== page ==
FIR HILLS SERI PAK Championship: The inspiration for international female golfers

FIR HILLS SERI PAK Championship: The inspiration for international female golfers

By Kaylee Smith

 

PALOS VERDES ESTATES, Calif.- Palos Verdes Golf Club, often referenced as the “hidden gem” in Southern California, has a diamond’s worth of history of holding women’s golf events. A diamond is said to be a girl’s best friend, but looking ahead to the upcoming FIR HILLS Seri Pak Championship, it’s safe to say the admired diamond has been replaced by iron golf clubs.

 

The FIR HILLS Seri Pak Championship is a newly named championship taking place March 18-24 at Palos Verdes Golf Club in suburban Los Angeles. Seri Pak, one of the most accomplished professional golfers in history from the Republic of Korea, is teaming up with global investment firm FIR HILLS to host the championship. FIR HILLS is dedicated to fulfilling the needs of long-term strategic investors and industry leaders in the U.S. and Republic of Korea amidst shifting economic environments.

 

This will be the third consecutive year Palos Verdes Golf Club hosts an LPGA Tour event. The field will feature 144 of the world’s best professional golfers competing in over 72 holes on March 21-24 for an elevated purse of $2 million; a $250,000 increase from 2023.

 

With heritage being a big part of what Pak stands for, a big part of collaborating with Fir Hills is to embrace her roots. As a Korean American herself, she not only prides herself in her home country, but has an underdog background when it comes to looking back on her experience in South Korea.

 

"Back then nobody knew the South Korean that they had golf players...they asked about how many golf courses you guys have in your country, you know?” says Pak. “So that much our country doesn't have many golf courses anyway, but it's really hard conditions to be players to come to the LPGA event, LPGA Tour.”

Pak holds a sense of patriotism as well when she looks up to her mentor and former World No.1 player, Jiyai Shin. Wanting to see more female athletes and players from South Korea, she holds an optimistic outlook and hopes she can be a mentor to the younger generations. Just like how Shin was to her.

 

“I want to see more friends of my country.”

 

In fact, Pak’s decorated profile and achievements have not only represented her and her country well but have also accomplished her hopes in inspiring other Korean women: one of them being Korean American pro-golfer, Andrea Lee.

 

“I've always looked up to pros like Seri and Jiyai...what they have accomplished are some of the things that I hope to achieve in my career in the future,” says Lee.

 

Because of players like Seri and Jiyai, Korean golfers have been representing their country well in the Rolex rankings. 41 of the top golfers are international and 19 of those golfers are Korean or Korean American, including the leader in the Race to CME Globe Season, Lydia Ko.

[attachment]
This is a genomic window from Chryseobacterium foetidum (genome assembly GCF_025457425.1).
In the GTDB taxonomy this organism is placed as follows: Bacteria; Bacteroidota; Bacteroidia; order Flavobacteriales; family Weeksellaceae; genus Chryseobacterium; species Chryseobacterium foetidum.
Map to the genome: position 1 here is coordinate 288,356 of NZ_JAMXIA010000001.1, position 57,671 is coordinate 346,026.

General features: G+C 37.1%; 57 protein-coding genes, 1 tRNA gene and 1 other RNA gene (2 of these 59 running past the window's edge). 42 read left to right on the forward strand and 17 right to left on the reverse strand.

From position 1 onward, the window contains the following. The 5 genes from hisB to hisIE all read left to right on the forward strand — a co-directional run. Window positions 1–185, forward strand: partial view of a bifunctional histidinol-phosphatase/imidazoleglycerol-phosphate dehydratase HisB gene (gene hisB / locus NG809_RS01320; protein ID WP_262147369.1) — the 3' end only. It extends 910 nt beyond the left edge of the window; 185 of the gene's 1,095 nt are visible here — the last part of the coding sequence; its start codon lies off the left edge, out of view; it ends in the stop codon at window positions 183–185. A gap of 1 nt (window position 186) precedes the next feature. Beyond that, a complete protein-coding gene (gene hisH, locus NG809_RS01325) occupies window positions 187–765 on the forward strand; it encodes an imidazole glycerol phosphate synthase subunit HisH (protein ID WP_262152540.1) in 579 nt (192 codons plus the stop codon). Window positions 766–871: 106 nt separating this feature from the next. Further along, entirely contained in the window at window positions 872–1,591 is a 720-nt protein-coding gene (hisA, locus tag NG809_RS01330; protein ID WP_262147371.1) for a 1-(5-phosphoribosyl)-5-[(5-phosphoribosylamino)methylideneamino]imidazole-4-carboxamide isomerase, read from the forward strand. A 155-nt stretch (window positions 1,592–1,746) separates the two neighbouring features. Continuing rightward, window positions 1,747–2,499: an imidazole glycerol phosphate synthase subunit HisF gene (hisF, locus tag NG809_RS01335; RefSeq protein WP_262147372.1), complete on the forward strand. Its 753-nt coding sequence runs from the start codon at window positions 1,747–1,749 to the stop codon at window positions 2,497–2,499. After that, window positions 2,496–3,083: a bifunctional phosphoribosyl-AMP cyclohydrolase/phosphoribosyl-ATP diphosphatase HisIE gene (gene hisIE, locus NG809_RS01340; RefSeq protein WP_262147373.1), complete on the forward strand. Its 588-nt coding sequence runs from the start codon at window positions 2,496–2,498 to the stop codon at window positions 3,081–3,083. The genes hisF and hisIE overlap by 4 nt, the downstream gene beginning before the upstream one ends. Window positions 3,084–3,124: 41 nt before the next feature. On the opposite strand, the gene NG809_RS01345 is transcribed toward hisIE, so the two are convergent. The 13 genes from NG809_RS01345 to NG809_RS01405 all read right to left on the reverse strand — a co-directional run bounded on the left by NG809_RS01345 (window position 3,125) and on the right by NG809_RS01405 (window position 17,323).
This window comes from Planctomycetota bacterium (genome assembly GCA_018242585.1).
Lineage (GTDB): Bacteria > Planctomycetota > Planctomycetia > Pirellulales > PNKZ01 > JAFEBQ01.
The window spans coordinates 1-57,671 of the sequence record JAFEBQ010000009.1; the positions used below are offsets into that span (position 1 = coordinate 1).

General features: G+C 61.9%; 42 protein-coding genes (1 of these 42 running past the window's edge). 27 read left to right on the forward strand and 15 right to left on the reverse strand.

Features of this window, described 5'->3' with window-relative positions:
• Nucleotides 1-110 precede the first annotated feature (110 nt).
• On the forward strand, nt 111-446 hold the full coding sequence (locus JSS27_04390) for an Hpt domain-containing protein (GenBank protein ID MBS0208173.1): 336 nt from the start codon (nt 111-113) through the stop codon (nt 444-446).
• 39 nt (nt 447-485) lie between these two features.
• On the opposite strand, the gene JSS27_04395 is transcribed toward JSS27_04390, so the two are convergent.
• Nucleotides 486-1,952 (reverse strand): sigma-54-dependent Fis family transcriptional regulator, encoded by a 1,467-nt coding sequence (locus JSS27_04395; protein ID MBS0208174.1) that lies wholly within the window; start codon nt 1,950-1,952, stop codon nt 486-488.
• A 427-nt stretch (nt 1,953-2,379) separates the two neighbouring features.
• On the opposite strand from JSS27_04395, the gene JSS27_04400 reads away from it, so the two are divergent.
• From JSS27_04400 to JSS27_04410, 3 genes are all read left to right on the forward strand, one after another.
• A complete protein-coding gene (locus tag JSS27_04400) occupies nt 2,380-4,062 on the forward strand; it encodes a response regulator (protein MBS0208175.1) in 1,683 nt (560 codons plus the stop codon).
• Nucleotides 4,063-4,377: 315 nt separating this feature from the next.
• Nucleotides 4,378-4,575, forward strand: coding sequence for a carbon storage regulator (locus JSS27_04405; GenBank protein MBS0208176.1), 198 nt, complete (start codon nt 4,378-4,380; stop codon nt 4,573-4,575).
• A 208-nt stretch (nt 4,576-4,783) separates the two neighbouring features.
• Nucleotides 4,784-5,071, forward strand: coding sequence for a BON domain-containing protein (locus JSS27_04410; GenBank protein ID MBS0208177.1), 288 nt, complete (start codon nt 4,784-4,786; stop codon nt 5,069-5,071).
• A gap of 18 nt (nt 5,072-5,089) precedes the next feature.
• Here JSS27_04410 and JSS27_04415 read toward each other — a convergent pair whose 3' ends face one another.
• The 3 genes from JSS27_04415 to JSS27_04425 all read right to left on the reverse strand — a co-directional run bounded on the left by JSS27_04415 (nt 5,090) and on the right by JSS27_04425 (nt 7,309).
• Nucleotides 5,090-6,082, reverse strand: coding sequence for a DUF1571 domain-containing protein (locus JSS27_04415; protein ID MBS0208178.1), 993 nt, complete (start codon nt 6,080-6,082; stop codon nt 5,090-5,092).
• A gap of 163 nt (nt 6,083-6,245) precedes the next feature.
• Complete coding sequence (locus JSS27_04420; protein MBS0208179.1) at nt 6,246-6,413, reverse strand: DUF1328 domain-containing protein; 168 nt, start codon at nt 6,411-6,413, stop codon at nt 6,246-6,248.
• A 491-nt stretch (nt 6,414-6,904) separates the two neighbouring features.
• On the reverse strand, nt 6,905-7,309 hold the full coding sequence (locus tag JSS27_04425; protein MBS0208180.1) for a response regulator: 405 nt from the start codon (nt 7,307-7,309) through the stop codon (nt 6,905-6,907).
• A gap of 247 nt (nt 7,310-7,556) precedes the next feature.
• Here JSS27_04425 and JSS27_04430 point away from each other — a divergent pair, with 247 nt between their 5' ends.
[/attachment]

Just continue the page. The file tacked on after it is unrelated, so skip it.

Other notable golfers are Jin Young Ko, and Hyo Joo Kim, who tied the 36-hole record at Palos Verdes at 132.

 

However, this course was not made to make it easy for these pros. Designed by the same creators of Riviera CC, Bel Air CC and Los Angeles CC, Palos Verdes Golf Club presides on a bunch of hills, leaving a tough walk for these pros. Along with the great ocean views, this course also carries kikuyu grass, which is something you don’t typically see on the LPGA Tour. Adding to the narrow fairways, are the tricky greens containing bent and poa annua grasses. And to top it all off the extensive use of natural hazards and bunkers make up for the shortness of the course in length.

 

Pak, 46, retired from the LPGA in 2016 after transforming the women’s game and paving the way for future South Koreans to follow her lead. Playing again in the LPGA for the first time in a while may be a challenge for Pak, but with her driving accuracy of 59.87% and putting average of 29.57, the course may be a bit forgiving towards her. The only thing troubling her could be those bunkers.

 

Seeing the impact Pak has had on Korea itself has given Lee hope that she could one day give back to the future women who will change the game, along with other top players who are currently influencing younger athletes.

 

“It's amazing to see these legends of the game come back and want to give back to future generations. I feel like women's golf has really taken off in the last decade or so, and it's so international, and you see players from all over the world,” states Lee. “I mean, you see so many players from Thailand and Japan and Korea, and it's really incredible to see.”

 

The cut will be after Friday’s round, with 65 players and ties moving on to the next two rounds. Round One will officially begin on Thursday, March 21, and conclude on Sunday, March 24.

March 19, 2024
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